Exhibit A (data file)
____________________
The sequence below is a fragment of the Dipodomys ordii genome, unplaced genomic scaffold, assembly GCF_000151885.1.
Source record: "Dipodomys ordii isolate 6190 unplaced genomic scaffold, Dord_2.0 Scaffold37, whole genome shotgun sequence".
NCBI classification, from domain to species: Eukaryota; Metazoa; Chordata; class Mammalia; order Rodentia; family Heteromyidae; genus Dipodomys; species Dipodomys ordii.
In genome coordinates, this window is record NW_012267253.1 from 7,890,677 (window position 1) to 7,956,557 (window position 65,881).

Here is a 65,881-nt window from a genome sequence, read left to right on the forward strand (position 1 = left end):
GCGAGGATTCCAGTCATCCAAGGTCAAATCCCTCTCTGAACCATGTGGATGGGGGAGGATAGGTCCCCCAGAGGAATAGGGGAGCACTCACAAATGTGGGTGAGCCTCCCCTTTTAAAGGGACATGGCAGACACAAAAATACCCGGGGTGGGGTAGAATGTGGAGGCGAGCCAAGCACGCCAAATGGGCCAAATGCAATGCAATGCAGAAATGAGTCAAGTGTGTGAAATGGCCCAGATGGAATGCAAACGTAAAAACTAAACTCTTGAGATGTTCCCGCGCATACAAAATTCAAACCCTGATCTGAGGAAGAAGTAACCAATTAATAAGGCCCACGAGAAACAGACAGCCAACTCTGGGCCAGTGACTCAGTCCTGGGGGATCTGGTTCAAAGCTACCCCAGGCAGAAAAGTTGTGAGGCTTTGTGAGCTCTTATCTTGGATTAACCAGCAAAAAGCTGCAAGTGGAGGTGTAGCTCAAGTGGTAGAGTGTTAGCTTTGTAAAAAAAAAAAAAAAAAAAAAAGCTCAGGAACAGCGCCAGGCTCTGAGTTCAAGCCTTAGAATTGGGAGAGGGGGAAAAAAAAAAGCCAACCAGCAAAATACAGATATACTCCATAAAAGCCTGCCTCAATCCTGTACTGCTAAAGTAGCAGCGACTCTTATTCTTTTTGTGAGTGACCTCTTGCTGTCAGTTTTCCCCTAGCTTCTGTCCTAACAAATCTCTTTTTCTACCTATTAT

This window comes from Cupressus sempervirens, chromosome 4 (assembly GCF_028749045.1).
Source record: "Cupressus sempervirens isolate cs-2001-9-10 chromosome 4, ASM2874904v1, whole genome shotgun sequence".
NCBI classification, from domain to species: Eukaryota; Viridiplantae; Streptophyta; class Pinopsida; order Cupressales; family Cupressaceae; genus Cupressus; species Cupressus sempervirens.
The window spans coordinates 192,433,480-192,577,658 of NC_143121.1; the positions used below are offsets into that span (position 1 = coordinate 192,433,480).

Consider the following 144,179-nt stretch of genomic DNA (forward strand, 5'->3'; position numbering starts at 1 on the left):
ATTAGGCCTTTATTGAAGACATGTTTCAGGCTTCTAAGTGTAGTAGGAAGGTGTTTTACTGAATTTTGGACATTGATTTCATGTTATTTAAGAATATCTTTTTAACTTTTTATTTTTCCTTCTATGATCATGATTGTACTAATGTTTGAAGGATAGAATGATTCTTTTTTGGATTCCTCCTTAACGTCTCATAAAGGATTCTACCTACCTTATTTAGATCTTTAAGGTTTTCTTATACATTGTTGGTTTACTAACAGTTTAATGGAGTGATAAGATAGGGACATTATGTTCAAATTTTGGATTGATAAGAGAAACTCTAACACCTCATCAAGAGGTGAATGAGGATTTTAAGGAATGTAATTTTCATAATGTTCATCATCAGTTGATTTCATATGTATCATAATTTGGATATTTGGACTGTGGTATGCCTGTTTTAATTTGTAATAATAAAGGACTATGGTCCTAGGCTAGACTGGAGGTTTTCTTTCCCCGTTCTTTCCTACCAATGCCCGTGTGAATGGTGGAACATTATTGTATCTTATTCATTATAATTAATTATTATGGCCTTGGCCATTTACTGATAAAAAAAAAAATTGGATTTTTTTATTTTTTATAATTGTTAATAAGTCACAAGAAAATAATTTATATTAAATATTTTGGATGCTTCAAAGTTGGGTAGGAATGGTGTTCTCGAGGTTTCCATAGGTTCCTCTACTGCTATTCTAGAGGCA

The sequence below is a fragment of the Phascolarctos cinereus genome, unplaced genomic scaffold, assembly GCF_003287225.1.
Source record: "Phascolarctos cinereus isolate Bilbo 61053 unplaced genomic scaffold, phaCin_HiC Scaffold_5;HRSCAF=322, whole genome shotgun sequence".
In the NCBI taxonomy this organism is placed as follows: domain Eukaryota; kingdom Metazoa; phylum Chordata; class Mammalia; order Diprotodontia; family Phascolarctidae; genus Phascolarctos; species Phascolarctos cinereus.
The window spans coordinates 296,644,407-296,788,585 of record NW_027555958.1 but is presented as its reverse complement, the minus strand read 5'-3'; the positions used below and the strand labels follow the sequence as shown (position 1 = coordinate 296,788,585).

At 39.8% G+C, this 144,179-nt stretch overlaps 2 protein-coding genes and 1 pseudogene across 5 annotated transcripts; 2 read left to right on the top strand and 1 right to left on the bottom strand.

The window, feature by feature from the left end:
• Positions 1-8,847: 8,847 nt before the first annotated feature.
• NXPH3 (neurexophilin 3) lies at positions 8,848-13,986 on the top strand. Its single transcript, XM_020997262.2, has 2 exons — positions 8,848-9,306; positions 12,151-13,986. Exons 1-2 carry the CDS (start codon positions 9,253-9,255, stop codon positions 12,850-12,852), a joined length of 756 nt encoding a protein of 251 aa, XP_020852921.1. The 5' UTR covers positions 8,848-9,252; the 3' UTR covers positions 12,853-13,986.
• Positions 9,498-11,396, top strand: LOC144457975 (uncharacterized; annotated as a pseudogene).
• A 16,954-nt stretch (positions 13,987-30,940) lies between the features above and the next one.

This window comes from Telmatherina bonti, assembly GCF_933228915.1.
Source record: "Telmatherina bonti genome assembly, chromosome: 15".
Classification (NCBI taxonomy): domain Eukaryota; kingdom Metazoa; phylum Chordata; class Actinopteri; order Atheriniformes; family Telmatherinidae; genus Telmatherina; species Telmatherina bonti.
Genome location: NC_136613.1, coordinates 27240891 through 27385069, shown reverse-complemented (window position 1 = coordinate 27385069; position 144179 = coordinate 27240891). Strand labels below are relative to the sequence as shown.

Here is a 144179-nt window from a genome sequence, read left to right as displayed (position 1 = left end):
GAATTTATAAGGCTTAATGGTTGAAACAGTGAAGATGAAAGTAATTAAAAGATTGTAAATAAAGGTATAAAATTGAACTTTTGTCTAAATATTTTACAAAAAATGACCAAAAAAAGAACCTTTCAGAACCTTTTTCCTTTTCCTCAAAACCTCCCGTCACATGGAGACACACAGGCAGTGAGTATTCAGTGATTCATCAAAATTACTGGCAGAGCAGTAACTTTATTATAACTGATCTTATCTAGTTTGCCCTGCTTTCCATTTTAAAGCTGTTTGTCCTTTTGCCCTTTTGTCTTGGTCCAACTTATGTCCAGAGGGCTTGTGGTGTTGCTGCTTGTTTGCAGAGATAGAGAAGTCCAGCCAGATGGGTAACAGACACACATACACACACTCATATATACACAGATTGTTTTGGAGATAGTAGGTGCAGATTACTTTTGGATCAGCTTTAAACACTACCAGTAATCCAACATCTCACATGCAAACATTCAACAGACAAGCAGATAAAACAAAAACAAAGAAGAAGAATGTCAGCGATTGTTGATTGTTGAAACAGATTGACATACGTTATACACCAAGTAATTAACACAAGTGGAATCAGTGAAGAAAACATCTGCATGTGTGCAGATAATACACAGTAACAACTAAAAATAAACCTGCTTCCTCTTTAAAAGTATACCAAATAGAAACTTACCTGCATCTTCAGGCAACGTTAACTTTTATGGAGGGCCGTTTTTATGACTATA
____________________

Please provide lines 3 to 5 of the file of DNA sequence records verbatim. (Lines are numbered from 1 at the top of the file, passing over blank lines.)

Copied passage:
NCBI classification, from domain to species: Eukaryota; Metazoa; Chordata; class Mammalia; order Rodentia; family Heteromyidae; genus Dipodomys; species Dipodomys ordii.
In genome coordinates, this window is record NW_012267253.1 from 7,890,677 (window position 1) to 7,956,557 (window position 65,881).

Here is a 65,881-nt window from a genome sequence, read left to right on the forward strand (position 1 = left end):